As most of America slept, a government shutdown that lasted nearly as long as Rep. Nancy Pelosi’s record-setting speech on Wednesday began and ended. Early Friday morning, President Trump signed the bipartisan budget deal that sailed fairly smoothly through Congress once a vote was able to occur.
That vote was delayed until 2 a.m. by Sen. Rand Paul, who took to the Senate floor to express his dissent to the budget plan while demanding a vote on an amendment to it that kept the strict spending caps in place. Paul was vocal ahead of the shutdown deadline regarding the suspension of the debt limit and the $300 billion increase to military and domestic spending caps. Paul refused to yield the floor, spurning attempts by various senators to move toward a vote that was already assured to approve the budget plan. Paul finally relinquished the floor at 2 a.m., at which point the plan was approved by a 71 to 28 vote. The bill went on to pass through the House around 5:30 a.m. by a count of 240 to 186.
Paul’s one-man push to hold the Senate floor for as long as possible was met with criticism from both sides of the aisle. Democrats identified the hypocrisy in Paul’s motive, referring to the tax bill that Paul supported. “Rand Paul voted for a $1.5 trillion hole in the budget. Now he is shutting the government down for three hours because of the debt. The chance to demonstrate fiscal discipline was on the tax vote,” said Sen. Brian Schatz. Sen. John Cornyn, the Senate Majority Whip, called Paul’s action “the act of a single senator who just is trying to make a point but doesn’t really care too much about who he inconveniences.”
While the Senate was always projected to have enough votes to pass the plan, the House was not as sure of a lock heading into the evening. Many lawmakers on both sides had issues with the deal as it was presented. Hard-line conservatives, such as the House Freedom Caucus, refused to vote for the budget because of the inclusion of $131 billion dollars in domestic spending, which they viewed as a waste of taxpayer money. All in all, 67 House Republicans didn’t vote for the plan, which forced Speaker Paul Ryan to hope that a sizeable number of the 193 House Democrats would put aside their anger at the exclusion of DACA protections from the deal.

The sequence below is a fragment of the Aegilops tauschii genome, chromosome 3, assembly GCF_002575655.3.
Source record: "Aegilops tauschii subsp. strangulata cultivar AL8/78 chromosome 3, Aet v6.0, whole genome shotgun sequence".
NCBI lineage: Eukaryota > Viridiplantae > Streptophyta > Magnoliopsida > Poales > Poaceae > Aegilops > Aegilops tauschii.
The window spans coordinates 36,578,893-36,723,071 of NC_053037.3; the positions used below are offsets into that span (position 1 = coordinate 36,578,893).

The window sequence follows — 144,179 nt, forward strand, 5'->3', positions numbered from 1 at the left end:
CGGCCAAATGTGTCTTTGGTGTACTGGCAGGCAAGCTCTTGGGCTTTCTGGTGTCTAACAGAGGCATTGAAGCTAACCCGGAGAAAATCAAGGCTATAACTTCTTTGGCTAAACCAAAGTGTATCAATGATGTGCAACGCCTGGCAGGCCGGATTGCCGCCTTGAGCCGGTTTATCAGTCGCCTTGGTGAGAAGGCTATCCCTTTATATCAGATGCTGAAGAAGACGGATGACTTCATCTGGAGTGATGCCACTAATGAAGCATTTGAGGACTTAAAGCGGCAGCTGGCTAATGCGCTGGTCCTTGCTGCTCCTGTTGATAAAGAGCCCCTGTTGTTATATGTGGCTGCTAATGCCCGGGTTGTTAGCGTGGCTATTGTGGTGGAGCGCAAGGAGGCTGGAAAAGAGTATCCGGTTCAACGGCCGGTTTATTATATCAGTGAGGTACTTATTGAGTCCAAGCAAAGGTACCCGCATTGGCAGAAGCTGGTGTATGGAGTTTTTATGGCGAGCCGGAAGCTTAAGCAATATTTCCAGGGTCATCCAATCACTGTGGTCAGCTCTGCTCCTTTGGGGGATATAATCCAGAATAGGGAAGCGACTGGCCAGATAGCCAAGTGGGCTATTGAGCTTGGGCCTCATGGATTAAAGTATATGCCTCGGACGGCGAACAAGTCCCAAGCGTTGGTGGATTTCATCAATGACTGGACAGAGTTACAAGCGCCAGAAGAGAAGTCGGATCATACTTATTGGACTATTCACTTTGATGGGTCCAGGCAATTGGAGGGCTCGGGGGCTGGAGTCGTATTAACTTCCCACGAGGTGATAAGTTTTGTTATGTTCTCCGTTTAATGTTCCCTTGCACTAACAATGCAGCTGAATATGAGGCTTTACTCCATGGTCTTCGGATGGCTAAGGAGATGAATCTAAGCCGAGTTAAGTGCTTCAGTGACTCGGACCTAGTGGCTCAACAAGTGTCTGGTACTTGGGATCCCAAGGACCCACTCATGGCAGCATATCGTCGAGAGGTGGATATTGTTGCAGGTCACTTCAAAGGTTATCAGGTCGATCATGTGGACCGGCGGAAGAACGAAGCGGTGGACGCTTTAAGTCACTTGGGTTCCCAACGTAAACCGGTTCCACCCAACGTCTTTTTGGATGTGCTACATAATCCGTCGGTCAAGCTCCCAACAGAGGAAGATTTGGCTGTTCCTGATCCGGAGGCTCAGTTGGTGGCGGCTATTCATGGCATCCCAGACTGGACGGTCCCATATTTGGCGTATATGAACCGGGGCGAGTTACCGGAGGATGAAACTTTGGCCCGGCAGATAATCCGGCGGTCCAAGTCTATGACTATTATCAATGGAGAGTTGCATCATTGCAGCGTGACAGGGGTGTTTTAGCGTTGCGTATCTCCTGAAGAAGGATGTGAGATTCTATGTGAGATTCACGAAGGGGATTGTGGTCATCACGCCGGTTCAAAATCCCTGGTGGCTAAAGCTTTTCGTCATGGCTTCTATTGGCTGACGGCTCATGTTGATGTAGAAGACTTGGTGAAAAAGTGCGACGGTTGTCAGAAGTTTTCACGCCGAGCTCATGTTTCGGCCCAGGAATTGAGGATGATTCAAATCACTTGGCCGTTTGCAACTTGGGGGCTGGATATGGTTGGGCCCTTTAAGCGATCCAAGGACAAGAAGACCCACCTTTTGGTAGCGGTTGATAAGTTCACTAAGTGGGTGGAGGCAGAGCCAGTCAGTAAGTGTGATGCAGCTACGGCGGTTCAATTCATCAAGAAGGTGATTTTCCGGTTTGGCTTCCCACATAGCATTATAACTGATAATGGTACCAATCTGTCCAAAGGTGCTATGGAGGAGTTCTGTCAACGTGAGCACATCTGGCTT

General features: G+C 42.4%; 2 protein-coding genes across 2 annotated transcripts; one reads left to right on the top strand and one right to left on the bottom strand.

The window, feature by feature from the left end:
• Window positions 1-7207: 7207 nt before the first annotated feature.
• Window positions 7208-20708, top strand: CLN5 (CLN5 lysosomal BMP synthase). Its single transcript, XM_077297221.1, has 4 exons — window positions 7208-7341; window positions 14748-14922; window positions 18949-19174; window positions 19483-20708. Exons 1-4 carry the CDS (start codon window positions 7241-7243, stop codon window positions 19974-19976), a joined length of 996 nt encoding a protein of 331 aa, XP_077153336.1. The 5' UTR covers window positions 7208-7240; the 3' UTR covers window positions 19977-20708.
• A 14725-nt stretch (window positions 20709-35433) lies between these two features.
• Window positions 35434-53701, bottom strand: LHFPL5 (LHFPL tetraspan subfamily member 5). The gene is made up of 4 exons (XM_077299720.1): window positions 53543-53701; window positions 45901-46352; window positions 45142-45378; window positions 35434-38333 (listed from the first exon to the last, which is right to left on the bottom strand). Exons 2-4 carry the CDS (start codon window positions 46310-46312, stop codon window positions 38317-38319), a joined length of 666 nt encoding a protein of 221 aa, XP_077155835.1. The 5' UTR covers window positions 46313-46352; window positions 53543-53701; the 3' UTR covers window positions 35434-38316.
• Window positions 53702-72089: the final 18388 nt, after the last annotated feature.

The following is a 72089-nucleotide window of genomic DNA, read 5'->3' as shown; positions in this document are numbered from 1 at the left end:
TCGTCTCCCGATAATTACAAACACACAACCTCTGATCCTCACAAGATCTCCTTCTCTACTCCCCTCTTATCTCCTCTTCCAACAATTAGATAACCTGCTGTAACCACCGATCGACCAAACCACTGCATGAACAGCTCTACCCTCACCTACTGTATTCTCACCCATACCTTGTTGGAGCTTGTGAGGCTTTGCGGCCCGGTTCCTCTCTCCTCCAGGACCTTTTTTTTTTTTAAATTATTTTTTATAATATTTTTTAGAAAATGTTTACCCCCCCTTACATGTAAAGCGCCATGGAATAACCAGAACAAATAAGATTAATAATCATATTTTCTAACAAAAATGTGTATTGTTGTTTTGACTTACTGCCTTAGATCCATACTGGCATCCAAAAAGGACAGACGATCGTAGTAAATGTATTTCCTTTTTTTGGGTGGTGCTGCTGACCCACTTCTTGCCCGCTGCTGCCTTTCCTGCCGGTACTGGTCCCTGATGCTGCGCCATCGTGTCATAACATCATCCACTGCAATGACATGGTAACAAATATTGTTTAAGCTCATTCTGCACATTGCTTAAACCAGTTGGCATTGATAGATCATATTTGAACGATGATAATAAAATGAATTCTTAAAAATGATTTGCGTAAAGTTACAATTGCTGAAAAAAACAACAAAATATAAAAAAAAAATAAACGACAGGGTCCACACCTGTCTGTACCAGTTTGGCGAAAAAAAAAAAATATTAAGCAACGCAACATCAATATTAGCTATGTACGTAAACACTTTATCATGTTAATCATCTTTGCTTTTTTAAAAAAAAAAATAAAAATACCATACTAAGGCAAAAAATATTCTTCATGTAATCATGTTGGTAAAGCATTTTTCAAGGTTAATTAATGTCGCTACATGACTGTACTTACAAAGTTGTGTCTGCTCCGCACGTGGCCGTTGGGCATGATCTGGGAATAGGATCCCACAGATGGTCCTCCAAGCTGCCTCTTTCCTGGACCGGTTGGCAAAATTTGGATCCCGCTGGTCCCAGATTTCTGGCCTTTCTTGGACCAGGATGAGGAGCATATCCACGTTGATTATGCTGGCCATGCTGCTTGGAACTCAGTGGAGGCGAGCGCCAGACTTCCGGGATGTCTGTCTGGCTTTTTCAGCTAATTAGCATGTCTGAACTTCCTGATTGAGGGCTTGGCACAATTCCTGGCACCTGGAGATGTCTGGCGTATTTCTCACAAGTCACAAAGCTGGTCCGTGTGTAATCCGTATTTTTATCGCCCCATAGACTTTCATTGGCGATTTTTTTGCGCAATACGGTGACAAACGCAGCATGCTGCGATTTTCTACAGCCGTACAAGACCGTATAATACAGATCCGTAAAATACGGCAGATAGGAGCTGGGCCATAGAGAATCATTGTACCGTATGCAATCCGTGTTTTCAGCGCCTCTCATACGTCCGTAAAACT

It was a valid concern after Pelosi spoke for just over eight hours about the plight of the Dreamers and the need to install permanent DACA protections after Trump ended the Obama-era program last September. Many Senate Dems took issue with the divorcing of the immigration debate from the budget negotiations as well, noting it as a major point of leverage. Sen. Chuck Schumer and Sen. Mitch McConnell agreed to keep any DACA arguments away from the negotiations after McConnell scheduled a debate on immigration in the Senate for next week. House Democrats did not receive a similar promise from Ryan, however, and pushed for a verbal commitment to hold a debate on the issue as Ryan reiterated his stance that no plan the president didn’t approve would be debated. “To anyone who doubts my intention to solve this problem and bring up a DACA and immigration bill, do not. We will bring a solution to the floor, one that the president will sign,” said Ryan.
Pelosi chose not to vote for the plan even as she lauded the plan as very good for the party, but she didn’t push other House Dems to vote with her. According to the New York Times, Pelosi told House Democrats that she wouldn’t ask them to vote against their conscience in a closed-door meeting.
After signing the plan, President Trump took to Twitter to boast about the military spending increases and exclusion of DACA protections while stating more Republicans were needed in Congress and lamenting the increase in spending on things “we do not like or need.”
Good to know that, even though Dems are having to take stock of their own internal crises as they vote for a budget plan that includes much of the spending they want at the expense of further ostracizing Dreamers and immigrants’ rights groups and losing their major point of leverage, the president can still be petty about needing bipartisan support for legislation.